The ABC is making major changes to its radio line-up next year, with iconic Classic FM host Margaret Throsby ending daily broadcasting and former News Corp Australia chief executive Kim Williams joining the public broadcaster as a regular presenter.
The biggest changes are at Radio National, which will cancel almost all its music programming and give more prominence to conservative voices. Up to seven staff could lose their jobs in the changes.
Throsby, who has hosted the Midday program on ABC Classic FM since 1994, will leave weekday radio to host a three-hour program on Saturday morning.
The Midday program, in which guests share their life stories and select their favourite music, will not return in 2017.
ABC head of radio Michael Mason said the decision was driven by Throsby, 75, who wanted to step down from daily broadcasting.
Former Channel Seven newsreader Chris Bath will join ABC 702 as evenings host, replacing Christine Anu.
Anu will host a new national program to air on local radio on Friday and Saturday nights.
At Radio National, conservative commentator and Fairfax Media columnist Tom Switzer will take over as host of Sunday Extra, replacing former Fairfax Media and Crikey editor Jonathan Green.
Switzer, a former opinion editor at The Australian, will continue hosting his current program Behind the Lines.
Williams - who was overlooked for the job of ABC managing director last year - will host What Keeps Me Awake? on Fridays at 1.30pm.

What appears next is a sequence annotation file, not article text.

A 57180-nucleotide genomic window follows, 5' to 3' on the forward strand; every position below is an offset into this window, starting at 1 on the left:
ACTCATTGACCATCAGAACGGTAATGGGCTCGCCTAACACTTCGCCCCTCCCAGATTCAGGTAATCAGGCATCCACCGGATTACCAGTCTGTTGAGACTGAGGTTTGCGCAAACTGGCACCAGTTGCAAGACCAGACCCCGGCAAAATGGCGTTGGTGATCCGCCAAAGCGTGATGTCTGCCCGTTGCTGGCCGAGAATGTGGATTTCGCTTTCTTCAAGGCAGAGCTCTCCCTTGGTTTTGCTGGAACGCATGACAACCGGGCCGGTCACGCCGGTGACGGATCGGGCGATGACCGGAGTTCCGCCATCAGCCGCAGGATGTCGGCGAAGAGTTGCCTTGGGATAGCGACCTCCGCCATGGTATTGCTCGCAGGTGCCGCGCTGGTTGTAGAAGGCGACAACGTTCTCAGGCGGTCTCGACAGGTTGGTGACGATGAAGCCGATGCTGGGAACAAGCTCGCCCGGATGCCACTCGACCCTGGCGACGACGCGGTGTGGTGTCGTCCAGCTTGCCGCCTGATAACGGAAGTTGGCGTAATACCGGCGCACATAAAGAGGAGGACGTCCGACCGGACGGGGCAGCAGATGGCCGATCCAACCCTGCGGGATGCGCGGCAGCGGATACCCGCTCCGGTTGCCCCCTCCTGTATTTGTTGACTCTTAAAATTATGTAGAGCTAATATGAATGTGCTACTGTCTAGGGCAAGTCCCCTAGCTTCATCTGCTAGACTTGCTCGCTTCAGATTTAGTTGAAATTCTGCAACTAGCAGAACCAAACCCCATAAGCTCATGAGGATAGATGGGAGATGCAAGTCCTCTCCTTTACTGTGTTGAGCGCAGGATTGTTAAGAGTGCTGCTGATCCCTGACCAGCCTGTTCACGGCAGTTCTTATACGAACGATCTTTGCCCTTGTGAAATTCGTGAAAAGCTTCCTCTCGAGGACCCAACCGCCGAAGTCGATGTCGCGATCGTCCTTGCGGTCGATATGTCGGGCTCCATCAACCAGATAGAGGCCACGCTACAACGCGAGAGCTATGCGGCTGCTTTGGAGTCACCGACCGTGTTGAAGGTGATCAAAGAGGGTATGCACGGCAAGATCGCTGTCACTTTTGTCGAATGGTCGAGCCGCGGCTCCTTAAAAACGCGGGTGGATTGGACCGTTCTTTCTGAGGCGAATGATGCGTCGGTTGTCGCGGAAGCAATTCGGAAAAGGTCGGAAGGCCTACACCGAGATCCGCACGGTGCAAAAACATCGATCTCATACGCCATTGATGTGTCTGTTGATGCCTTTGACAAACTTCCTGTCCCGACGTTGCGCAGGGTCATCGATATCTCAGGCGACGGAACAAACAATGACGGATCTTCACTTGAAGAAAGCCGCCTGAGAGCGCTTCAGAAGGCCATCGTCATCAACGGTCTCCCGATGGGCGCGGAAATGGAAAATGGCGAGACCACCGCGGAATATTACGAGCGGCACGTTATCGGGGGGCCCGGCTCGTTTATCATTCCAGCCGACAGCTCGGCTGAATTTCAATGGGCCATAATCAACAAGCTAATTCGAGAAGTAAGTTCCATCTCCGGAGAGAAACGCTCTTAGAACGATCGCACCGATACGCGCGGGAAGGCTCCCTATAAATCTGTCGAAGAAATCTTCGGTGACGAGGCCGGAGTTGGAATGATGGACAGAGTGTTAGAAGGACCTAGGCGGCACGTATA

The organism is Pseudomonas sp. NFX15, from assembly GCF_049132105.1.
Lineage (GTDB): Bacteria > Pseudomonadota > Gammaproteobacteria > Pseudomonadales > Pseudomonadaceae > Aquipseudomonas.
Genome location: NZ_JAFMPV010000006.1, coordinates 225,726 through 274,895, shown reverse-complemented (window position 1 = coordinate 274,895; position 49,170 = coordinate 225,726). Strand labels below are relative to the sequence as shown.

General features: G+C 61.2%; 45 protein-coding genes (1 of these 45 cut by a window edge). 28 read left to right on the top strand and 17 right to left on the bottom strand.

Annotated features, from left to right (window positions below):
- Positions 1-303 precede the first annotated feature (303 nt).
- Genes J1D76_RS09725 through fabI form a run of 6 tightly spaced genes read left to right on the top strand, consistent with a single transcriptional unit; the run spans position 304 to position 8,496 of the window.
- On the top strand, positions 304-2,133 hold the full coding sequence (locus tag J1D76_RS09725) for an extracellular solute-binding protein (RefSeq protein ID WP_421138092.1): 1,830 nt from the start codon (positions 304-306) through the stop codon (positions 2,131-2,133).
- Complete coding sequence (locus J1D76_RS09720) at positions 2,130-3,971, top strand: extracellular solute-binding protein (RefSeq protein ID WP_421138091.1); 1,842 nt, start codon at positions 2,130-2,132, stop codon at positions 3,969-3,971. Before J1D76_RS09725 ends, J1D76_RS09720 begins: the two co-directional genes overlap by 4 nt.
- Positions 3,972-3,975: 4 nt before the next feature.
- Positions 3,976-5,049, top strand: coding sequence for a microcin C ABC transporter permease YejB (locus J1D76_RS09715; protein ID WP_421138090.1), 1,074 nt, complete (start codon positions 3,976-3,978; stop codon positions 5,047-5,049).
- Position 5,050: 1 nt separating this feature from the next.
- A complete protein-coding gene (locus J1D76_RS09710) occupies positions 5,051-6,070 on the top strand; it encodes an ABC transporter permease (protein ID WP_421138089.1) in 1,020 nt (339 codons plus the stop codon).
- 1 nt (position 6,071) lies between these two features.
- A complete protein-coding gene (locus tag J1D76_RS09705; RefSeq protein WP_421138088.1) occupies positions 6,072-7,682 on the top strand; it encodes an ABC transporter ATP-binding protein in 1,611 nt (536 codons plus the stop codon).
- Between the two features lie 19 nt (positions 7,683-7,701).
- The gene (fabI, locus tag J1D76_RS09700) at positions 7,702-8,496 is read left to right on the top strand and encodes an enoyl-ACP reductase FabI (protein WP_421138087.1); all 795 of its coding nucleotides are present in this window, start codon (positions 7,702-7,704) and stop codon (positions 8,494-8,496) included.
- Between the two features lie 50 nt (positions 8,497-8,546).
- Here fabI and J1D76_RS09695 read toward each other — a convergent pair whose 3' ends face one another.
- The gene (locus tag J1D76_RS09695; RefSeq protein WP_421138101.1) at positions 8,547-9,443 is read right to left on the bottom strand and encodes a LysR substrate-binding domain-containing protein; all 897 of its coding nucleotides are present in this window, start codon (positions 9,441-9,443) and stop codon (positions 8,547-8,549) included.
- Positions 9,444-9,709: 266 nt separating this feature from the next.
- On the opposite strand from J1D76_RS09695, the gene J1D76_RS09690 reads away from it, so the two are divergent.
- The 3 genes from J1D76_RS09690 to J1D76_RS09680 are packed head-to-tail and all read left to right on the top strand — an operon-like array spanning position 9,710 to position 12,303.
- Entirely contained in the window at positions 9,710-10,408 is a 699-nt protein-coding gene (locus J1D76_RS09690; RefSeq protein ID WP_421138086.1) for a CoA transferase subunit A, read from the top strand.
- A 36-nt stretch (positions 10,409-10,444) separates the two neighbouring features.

The program features interviews with prominent Australians on important issues they feel are being overlooked.
Williams has previously criticised the ABC's "endless capacity for self-congratulation", said it breaks little news and accused it of dumbing down its content.
"We want to ensure we are presenting a diversity of viewpoints on air," Mason said.
Daily program Life Matters will be overhauled and no longer focus on social issues. Instead, Mason said it would focus on issues such as "family health, wellbeing and parenting", with Amanda Smith replacing Ellen Fanning as host.
Radio National will also launch a new religious panel program, titled God Forbid, on Sunday nights to be hosted by James Carleton.
Music programs The Inside Sleeve, The Live Set, The Daily Planet and The Rhythm Divine will all be decommissioned.
Mason said music resources would be shifted to Double J, allowing RN to strengthen its role as "a leader of big ideas and big thinking".
"This isn't a budget decision, it is about hard strategic thinking to ensure we stay relevant with our audiences and remain vibrant," he said.
He said seven jobs could be lost because of the decommissioning of the music programs, but some staff might be redeployed.
The Nightlife program on ABC local radio will be extended from five to seven nights a week. Sunday Nights with John Cleary, which focuses on religious issues, will not return next year.
ABC Radio will also create a new Indigenous Unit to boost its coverage of Indigenous affairs.
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